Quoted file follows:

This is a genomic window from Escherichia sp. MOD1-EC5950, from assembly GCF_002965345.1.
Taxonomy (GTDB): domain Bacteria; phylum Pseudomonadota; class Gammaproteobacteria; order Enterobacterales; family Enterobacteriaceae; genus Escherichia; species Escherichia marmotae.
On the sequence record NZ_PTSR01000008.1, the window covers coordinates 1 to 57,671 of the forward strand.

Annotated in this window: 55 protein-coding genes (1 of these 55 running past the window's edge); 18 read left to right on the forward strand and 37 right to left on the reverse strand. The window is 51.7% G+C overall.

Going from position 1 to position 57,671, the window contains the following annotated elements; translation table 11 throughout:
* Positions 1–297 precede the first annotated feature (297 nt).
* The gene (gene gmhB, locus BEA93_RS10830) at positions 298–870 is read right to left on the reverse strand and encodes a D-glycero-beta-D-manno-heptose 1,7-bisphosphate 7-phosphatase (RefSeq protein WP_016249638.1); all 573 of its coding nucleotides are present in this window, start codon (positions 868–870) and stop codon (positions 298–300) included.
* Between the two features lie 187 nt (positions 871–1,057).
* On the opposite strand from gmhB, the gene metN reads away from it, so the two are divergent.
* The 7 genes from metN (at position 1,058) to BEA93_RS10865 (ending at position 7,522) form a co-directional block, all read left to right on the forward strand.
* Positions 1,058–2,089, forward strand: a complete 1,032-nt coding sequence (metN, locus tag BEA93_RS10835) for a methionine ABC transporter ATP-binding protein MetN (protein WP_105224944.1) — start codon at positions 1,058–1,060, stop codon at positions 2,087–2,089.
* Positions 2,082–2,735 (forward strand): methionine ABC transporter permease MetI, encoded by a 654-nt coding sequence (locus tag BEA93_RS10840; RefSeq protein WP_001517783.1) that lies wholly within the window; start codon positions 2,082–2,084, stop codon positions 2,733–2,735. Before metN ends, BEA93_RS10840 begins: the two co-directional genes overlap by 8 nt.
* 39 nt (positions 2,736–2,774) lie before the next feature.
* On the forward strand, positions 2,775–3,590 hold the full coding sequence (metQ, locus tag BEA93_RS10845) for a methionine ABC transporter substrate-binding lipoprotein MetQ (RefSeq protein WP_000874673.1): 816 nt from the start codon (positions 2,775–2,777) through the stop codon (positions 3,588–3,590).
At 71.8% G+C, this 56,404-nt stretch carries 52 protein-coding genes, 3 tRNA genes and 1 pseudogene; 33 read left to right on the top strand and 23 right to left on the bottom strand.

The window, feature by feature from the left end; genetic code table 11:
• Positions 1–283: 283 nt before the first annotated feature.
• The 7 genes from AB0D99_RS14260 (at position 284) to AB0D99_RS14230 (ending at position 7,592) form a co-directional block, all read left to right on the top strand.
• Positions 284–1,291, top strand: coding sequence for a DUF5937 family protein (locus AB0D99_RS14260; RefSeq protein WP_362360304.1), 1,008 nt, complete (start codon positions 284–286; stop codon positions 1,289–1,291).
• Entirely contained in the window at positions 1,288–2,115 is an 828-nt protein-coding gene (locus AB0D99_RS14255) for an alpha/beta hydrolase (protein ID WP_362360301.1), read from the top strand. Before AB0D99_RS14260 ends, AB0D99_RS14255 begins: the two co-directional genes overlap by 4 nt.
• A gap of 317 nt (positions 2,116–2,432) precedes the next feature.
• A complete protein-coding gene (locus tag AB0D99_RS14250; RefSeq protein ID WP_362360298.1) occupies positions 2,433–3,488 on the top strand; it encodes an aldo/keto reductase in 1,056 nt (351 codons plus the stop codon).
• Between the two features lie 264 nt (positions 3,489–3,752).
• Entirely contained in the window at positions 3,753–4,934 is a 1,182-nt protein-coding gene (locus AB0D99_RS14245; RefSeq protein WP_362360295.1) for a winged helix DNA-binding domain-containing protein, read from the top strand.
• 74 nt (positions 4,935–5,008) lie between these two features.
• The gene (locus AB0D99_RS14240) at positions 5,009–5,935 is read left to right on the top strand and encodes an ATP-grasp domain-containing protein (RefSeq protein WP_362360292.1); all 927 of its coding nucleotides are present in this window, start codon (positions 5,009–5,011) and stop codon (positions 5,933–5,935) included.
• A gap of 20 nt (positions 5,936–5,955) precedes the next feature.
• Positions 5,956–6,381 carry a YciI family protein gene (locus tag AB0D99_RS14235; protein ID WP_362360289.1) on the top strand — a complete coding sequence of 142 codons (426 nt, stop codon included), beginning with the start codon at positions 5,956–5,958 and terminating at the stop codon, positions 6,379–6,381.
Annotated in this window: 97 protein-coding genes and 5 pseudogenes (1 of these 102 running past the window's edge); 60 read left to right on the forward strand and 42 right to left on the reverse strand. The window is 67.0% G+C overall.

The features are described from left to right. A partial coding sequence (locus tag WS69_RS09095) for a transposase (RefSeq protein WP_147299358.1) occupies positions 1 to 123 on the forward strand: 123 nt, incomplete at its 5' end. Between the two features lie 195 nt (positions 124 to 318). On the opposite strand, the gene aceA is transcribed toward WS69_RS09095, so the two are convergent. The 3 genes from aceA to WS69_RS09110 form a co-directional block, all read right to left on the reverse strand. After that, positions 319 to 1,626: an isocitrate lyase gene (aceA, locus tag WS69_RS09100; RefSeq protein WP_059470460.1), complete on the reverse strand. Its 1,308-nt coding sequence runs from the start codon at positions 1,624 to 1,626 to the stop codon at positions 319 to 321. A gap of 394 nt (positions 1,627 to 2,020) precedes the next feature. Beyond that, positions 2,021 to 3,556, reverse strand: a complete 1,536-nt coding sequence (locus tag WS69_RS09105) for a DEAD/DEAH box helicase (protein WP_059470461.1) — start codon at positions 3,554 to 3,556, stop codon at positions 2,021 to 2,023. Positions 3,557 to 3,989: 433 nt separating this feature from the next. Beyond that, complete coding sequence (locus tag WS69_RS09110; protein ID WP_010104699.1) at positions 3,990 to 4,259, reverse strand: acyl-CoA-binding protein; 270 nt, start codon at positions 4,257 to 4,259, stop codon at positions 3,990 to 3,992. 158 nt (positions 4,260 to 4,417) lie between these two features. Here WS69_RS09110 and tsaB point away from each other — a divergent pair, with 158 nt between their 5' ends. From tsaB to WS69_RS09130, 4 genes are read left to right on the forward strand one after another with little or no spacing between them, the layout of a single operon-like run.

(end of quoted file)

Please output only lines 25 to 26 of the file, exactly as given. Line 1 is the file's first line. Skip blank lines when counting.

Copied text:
• 74 nt (positions 4,935–5,008) lie between these two features.
• The gene (locus AB0D99_RS14240) at positions 5,009–5,935 is read left to right on the top strand and encodes an ATP-grasp domain-containing protein (RefSeq protein WP_362360292.1); all 927 of its coding nucleotides are present in this window, start codon (positions 5,009–5,011) and stop codon (positions 5,933–5,935) included.